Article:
official currency of the People's Republic of China

The renminbi is the currency of the People's Republic of China. It is the main currency used in mainland China. It is also sometimes accepted in Hong Kong and Macau, and can be easily exchanged in those territories. The currency is issued by the People's Bank of China, the monetary authority of China.[2] Its name means "people's currency".

人民币 (in Chinese)
ISO 4217 Code CNY
Official user(s)  People's Republic of China
Unofficial user(s)  North Korea (until Nov 2009)[1]
 Myanmar (in Kokang and Wa)
 Hong Kong
Inflation 1.7%, October 2012
Source BBC News
Method CPI
Pegged with Partially, to a basket of trade-weighted international currencies
1 yuán (元,圆)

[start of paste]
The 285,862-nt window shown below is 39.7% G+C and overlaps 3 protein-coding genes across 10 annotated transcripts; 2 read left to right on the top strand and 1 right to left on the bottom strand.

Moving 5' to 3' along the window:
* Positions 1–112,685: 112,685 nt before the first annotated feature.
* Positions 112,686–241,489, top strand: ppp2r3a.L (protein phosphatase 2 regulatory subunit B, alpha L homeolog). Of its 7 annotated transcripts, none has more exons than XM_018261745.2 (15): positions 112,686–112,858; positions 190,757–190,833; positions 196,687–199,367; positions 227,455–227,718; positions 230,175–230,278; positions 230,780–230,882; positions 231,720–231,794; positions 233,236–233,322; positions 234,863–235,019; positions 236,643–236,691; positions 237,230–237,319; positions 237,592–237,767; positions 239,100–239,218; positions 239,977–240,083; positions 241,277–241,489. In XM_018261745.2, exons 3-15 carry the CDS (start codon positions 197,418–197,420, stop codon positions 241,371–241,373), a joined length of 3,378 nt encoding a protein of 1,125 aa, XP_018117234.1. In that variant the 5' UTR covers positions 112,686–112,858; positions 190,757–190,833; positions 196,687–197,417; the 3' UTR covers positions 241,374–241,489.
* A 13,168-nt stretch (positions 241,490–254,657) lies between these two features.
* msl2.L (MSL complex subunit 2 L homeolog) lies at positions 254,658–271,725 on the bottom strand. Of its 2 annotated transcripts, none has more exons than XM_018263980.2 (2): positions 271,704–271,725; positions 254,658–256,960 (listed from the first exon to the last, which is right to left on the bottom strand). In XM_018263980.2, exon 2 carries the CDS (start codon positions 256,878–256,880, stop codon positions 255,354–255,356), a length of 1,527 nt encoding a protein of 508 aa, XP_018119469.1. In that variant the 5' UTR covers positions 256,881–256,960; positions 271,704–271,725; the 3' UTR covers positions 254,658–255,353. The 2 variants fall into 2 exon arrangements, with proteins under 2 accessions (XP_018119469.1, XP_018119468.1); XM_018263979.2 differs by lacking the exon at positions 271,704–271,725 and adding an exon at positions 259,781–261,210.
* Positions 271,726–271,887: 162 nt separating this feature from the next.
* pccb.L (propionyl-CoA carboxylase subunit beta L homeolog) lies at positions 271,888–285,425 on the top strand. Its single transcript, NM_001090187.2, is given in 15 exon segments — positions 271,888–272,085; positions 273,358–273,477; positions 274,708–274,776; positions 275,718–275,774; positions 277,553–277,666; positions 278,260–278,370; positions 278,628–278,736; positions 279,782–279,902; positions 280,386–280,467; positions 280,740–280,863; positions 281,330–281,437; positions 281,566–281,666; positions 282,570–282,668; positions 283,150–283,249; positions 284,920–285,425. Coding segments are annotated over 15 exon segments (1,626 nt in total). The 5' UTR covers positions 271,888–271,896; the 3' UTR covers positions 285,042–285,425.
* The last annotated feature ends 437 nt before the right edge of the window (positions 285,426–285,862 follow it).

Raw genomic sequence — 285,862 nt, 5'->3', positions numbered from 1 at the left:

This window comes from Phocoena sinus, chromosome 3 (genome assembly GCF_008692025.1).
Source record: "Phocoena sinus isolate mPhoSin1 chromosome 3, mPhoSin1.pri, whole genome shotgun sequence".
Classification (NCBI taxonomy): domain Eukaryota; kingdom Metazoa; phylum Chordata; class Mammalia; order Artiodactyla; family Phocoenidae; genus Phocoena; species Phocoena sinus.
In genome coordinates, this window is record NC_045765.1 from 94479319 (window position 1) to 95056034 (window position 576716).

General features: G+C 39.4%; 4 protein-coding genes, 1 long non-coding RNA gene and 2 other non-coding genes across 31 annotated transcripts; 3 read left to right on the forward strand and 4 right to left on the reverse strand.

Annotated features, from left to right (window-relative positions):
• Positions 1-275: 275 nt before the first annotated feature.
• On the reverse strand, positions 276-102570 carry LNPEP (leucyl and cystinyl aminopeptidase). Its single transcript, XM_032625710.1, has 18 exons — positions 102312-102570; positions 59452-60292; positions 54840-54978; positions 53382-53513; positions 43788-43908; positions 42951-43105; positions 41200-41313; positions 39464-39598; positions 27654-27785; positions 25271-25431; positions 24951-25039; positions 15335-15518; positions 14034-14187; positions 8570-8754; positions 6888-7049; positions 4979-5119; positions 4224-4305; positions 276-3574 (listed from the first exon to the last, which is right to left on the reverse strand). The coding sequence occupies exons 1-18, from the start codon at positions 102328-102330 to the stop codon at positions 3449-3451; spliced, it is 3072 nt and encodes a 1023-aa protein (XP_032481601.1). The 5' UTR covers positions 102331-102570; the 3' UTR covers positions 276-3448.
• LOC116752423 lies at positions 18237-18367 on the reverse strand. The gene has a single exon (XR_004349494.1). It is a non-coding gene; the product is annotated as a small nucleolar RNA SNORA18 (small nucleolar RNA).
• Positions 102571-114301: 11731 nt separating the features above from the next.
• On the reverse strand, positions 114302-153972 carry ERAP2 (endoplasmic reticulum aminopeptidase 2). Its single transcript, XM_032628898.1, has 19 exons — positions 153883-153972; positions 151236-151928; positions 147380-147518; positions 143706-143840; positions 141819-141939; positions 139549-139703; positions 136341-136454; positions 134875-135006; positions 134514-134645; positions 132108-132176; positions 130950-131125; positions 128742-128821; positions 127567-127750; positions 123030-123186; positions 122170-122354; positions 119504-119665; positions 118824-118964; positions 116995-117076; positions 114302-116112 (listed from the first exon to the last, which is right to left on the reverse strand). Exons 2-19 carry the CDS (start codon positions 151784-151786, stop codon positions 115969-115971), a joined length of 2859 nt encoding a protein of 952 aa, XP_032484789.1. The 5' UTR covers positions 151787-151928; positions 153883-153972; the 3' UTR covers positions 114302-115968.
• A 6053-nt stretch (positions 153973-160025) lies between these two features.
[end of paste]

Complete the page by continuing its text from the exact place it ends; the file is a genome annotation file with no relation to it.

1/10 jiǎo (角)
1/100 fēn (分)
Symbol ¥
Nickname none
yuán (元,圆) kuài (块)
jiǎo (角) máo (毛)
Plural The language(s) of this currency does not have a morphological plural distinction.
Freq. used ¥0.1, ¥0.5, ¥1
Rarely used ¥0.01, ¥0.02, ¥0.05
Freq. used ¥1, ¥5, ¥10, ¥20, ¥50, ¥100
Rarely used ¥0.1, ¥0.2, ¥0.5, ¥2
Central bank People's Bank of China

The main unit of renminbi is the yuán. One yuan is divided into 10 jiǎo. One jiǎo is subdivided into 10 fēn. Renminbi banknotes are available in denominations from 1 jiao to 100 yuan (¥0.1–100). Coins have denominations from 1 fen to 1 yuan (¥0.01–1). Some denominations exist in both coin and banknote form. Coins under ¥0.1 are rarely used.

Currently, only ¥20,000 can be taken in or out of China without declaring it, or telling customs that you have it.


  1. "RMB increases its influence in neighbouring areas". People's Daily. 2004-02-17. Retrieved 2007-01-13.
  2. Article 2, "The People's Bank of China Law of the People's Republic of China". 2003-12-27. Archived from the original on 2007-03-20. Retrieved 2013-07-03.

More reading